Main Disadvantage: Only average current can be measured.

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Current Transformers. 6
The use of this technique is common in high power systems.
The idea is to sense a fraction of the high Inductor current by

using the mutual inductor properties of a transformer.


Main Disadvantages:
Increased cost and size and non-integrablity.
The transformer also cannot transfer the DC portion of
current, which make this method inappropriate for
over current protection.

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SENSEFETs. 7
This method is the practical technique for Current sensing in new

power MOSFET applications.


The idea is to build a current sensing FET in parallel with the
power MOSFET (Current Mirror).
The effective width (W) of the sense MOSFET (SENSEFET) is
significantly smaller than the power FET, and therefore linearly
reduces ID per the MOSFET known equation: I C W (V V ) V
D

OX

GS

The voltage of nodes M and S


should be equal to eliminate the
Current-Mirror non-ideality
resulting from channel length modulation

The width (W) of the Power MOSFET is X100-1000 times the

width of SENSEFET to guarantee its low power consumption.


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DS

Complete Current Sensing SENSEFETs circuit


The Op amplifier is used to force VDS

of M1 and M3 to be equal.
As the width of the main MOSFET and
SENSEFET increases, the accuracy of
the circuit decreases.
Main Disadvantage:

Relatively low Bandwidth


Proper layout scheme should be designed to minimize coupling between
the transistor (which can induce significant error).

Advantages:

Lossless
Integrable
Practical
Relatively good accuracy

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Comparative overview of Current-Sensing Techniques


For Voltage mode control, which current sensing is only needed

for over-load current protection, RDS method can be used.


In current-mode control for
desktops (no power
dissipation constraint), we
can use RSENSE technique.
RDS and SENSEFET are
the dominant techniques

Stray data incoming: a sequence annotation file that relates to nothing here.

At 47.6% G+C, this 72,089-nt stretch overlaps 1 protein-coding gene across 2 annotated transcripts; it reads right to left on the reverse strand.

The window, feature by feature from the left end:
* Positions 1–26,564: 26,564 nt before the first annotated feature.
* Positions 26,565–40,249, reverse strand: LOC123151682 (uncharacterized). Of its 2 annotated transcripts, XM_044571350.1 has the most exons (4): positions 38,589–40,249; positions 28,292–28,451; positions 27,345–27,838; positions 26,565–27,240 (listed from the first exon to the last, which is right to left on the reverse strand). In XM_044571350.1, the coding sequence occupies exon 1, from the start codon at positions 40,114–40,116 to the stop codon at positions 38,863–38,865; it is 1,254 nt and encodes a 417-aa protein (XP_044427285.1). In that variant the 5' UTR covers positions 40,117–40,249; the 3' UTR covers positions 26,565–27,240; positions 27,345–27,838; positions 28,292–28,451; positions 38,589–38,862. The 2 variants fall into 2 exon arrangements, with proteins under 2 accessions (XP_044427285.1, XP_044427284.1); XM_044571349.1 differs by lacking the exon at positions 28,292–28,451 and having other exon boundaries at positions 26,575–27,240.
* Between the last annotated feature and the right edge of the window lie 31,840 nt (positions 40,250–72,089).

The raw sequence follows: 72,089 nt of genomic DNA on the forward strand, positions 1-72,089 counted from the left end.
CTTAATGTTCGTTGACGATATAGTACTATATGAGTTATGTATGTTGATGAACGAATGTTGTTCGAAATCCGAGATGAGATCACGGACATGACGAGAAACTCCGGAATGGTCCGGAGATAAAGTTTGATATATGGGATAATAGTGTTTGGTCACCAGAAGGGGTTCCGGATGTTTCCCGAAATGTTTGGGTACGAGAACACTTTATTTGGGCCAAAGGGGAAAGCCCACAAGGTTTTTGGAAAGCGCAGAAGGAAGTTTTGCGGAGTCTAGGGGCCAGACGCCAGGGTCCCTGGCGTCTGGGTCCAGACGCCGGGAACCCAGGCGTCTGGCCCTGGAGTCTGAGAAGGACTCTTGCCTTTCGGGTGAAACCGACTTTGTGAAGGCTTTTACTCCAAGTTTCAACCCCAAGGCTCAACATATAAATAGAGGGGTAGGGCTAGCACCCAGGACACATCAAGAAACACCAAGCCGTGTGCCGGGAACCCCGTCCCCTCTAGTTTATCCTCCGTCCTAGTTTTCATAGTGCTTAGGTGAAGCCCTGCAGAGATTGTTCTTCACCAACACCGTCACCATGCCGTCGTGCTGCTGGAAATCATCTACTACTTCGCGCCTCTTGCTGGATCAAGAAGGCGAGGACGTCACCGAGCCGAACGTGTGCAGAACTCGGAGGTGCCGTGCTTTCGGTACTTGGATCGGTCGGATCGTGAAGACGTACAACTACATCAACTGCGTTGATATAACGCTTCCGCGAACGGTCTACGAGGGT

were power consumption is
critical (portable applications);
SENSEFET is much more
accurate.

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The Current-mode Buck Converter


Vg*DON=

The next few slides

focus on few design issues


of the CurrentMode
Buck converter:
Pole-Zero
cancellation.
On-Chip Inductor
current sensing.
Subharmonic
oscillations.
Pulsewidth Generator

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2

The output of the Compensator, Compensation ramp, and Sensed Inductor

current pass through the modulator and the digital control block to define15
d(t).

Pole-Zero Cancellation Compensator. 1


The Power stage of Current-mode

Converters has Control-to-output


Transfer function of two separated
real poles.
The Pole from the output filtering
capacitor is heavily dependent
on the equivalent resistance of the output load RL.
For dynamic response consideration, Pole-Zero cancellation is
preferable as the bandwidth can be extended with Pole-Zero
cancellation Speed up the response time.
v
1 sC R
A( s )
g R
;
R R
The Transfer Function of the Compensator is:
bv
1 sC R
R0 is the Output resistance of the Operational Transconductance Amp
a

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Calculation of the two frequency


compensation components RZ , CC
The general purpose of introducing Zeros and Poles in the

compensator is to cancel Poles and Zeros in the control-to-output


function, respectively.
This will yield an average -20 dB/decade closed-loop gain
response with sufficient phase margin below the unity gain freq.
When determining the unity gain frequency, it should not be too
close to the converters switching frequency as the amplifier
would amplify the output ripple voltage; A safe value of unity
gain frequency is below 20% of the switching frequency.
Since the dominant pole shifts inversely proportional to the load
resistance, the lowest frequency occurs at the highest load
resistance, two frequency compensation components - RZ and CC
can be calculated using the corresponding Transfer Function.
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Subharmonic oscillation are eliminated . 2


by Compensation Ramp - mc
Subharmonic oscillation is a well-known problem for current-

mode switching converters with the duty ratio D > 0.5.


To avoid Subharmonic oscillation, the slope of the compensation
ramp must be larger than half of the slope of inductor current
during the second subinterval D'T.
The Compensation ramp (Ramp signal) and the Inductor current
signal (Sensed signal) are summed together.

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On-Chip Current Sensing Circuit. 3


PMOS
Op Amp enforces: VA=VB
L & C are off-chip
I1,I2 are small and equal,